And courage is a weapon we must use

to find some life you can’t refuse.

We don’t need a lot of money.

We’ll be sleeping on the beach,keeping oceans within reach.

(Whatever private oceans we can conjure up for free.)

I will stumble there with you and you’ll be laughing close with me,

trying not to make a scene, etcetera. Whatever. I guess all I really mean is
we’re gonna be alright.Yeah, we’re gonna be alright.

You can close your eyes tonight,‘cause we’re gonna be alright.

All that I can see is your eyes. Close your eyes. Close your eyes.

"Etcetera Whatever" lilts like a lullaby. When my heart was broken, when I felt I was never, ever going to find someone to love me, who loved the same things I did, or when I'd just had a bad day, I listened to this. Somehow, with the talk of beaches, and shores, and threadbare wallets, a C.S. Lewis-esque sense often stole over the music and words. Maybe it's because an early album borrowed the Lewis title "Til We Have Faces."

But the hard stuff of faith often took more struggling, melancholy tones, like these words...


When I try to pray

It's like a game of Red Rover

Take a real good run at it, yes I do,

But I can't break through

Ever felt like your prayers were hitting the ceiling and bouncing right back down? In tune with God's distance rather than God's nearness? What a profound image, the childhood game of interlinked arms blocking your passage no matter how vigorously you run.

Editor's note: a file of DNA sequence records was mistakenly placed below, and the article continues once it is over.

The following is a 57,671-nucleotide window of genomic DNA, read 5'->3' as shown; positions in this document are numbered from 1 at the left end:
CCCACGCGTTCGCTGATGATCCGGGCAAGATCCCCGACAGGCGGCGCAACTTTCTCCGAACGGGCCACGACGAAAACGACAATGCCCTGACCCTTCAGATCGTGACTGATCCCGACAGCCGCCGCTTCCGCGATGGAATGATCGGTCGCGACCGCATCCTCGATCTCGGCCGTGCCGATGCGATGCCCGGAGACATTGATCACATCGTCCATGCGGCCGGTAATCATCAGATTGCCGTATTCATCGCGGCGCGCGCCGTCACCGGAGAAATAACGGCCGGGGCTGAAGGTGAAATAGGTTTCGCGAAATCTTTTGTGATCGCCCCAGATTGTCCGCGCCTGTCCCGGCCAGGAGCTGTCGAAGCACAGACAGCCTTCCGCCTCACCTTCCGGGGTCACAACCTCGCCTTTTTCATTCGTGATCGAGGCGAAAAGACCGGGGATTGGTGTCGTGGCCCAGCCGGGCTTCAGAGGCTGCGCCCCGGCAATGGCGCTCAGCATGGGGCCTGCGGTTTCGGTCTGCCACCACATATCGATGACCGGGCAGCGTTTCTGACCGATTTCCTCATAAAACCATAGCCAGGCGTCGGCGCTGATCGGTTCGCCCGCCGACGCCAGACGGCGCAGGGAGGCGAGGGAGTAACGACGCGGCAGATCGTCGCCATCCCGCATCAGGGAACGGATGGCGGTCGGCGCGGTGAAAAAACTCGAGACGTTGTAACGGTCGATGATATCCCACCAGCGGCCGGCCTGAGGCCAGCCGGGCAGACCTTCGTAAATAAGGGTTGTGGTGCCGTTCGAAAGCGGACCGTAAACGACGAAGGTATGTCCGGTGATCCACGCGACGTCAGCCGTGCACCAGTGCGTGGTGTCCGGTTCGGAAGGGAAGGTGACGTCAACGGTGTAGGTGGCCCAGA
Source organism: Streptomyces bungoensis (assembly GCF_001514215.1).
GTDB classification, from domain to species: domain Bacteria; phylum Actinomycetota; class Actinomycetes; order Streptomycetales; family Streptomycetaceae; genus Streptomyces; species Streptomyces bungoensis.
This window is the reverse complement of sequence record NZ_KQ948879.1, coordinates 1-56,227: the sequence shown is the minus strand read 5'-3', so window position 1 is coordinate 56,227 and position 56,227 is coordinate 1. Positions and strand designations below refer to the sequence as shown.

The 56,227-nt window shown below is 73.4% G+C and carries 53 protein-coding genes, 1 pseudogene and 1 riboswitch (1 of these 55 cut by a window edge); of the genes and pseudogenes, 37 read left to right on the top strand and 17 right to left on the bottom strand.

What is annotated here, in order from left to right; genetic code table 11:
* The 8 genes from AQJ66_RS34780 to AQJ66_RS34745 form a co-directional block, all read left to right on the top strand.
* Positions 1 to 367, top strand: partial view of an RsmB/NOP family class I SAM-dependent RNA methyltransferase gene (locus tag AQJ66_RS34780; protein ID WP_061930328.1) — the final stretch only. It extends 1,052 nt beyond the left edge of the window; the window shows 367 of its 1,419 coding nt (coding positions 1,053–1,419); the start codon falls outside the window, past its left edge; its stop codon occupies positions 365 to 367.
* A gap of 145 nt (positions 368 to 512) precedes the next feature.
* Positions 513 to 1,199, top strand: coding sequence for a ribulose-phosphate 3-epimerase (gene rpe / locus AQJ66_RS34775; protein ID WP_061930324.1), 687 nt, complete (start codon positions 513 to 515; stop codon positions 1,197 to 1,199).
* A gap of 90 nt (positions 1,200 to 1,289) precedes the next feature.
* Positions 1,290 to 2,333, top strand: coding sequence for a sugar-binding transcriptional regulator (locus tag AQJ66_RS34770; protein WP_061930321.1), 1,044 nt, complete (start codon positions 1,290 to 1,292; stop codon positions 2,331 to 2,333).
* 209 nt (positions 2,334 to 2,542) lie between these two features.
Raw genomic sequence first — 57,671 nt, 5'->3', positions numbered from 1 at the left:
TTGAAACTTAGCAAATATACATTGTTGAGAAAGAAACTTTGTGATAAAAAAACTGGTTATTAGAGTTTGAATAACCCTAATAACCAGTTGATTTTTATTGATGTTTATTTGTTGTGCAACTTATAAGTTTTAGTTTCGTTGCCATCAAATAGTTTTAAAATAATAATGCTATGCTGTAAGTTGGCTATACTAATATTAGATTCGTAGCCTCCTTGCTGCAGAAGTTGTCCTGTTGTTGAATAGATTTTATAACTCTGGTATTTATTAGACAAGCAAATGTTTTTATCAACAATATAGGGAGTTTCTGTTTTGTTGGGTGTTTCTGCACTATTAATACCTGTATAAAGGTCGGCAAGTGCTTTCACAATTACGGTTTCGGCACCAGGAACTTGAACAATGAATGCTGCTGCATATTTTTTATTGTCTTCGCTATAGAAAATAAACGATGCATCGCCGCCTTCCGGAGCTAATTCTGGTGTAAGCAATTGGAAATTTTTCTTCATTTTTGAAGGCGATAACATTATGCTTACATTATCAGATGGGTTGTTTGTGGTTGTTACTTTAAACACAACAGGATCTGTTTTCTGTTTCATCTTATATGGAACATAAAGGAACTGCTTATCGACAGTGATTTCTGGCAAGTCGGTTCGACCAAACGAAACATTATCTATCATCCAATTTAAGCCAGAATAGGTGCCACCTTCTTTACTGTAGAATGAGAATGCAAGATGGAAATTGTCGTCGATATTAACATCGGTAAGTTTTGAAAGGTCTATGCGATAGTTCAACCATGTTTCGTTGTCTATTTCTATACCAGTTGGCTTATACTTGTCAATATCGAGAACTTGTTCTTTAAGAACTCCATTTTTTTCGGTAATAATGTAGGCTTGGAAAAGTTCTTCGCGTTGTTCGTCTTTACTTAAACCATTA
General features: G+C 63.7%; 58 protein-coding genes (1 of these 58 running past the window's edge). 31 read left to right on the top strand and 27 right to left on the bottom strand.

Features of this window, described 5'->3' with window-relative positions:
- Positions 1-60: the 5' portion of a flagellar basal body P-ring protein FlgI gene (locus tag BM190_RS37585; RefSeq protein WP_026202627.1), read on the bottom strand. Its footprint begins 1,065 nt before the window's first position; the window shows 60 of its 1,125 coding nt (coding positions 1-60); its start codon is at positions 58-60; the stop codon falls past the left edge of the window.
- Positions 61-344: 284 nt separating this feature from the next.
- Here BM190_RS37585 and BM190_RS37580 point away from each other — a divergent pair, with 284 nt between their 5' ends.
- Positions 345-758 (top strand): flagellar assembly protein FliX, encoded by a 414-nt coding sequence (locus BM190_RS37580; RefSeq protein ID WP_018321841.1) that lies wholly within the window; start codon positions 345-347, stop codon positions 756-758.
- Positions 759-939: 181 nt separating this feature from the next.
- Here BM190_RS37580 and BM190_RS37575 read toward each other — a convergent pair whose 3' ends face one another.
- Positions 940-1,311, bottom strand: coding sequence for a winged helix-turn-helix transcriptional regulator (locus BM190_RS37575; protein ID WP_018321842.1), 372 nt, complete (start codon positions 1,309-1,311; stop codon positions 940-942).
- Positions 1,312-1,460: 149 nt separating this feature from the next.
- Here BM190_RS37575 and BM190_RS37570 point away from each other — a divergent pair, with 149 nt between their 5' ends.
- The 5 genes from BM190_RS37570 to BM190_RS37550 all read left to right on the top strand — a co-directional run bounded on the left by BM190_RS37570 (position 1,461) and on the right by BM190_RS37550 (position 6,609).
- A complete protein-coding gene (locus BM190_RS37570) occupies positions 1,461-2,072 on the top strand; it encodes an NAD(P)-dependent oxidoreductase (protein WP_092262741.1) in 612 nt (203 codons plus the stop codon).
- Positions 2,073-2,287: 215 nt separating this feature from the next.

And - balm to my sacramental heart - this creation that emerged from Over the Rhine's own dark night of the soul - a song which also named the album that came floating up from the wreckage of the year they cancelled the tour but saved their marriage, "Drunkard's Prayer".


You're my water

You're my wine

You're my whiskey

From time to time


You're the hunger on my bones

Every night I sleep alone


Sweet intoxication

When your words

Wash over me

Whether or not your lips move
You speak to me


Like an ocean

Without waves

You're the movement

That I crave

And in that motion

I long to drown
And be lost not to be found


You're my water

You're my wine

You're my whiskey

From time to time


A multivocal symbol is one that speaks on many different levels - something pertinent to studies of other cultures. And of course these words work in a similar way. Calling on the picture of Jesus turning the water into wine, and meeting people's needs with it. Conjuring the image of the woman at the well, longing for living water. And bringing forward the helplessness of the drunk, elbows on the bar, desperate for something to sustain him. And so, God is called my water, my wine, and when it gets rough, my whiskey. I've often wondered what comfort these words must give to a recovering alcoholic, just as much as they soothe the troubled heart grappling, Jimmy Stewart-like, with the heartbreak of the world.

I don't go to poetry readings to hear some of my favorite words, strung together and looped around my mind, my soul, my hopes. I slip in a disc, or stop by a website, or hum in my solitude. And images that evoke troubled people searching, and happy people finding, quiets my mind and restores my soul.

Oh. And did I mention they're romantics?




3 comments:

Carrie said...

Ok, since I love Cincinnati and walked the Over the Rhine area MANY a time, I must now head over to YouTube and take a listen!

Jeff Rudy said...

Never heard of them...but really like what you shared from them here. Thanks!

Anonymous said...

I wonder about "Christian" bands that don't promote Christianity. I am sure it doesn't bother lots of folks. But, I like know where people are coming from. I am not so big on wishy-washy even if it sounds groovy.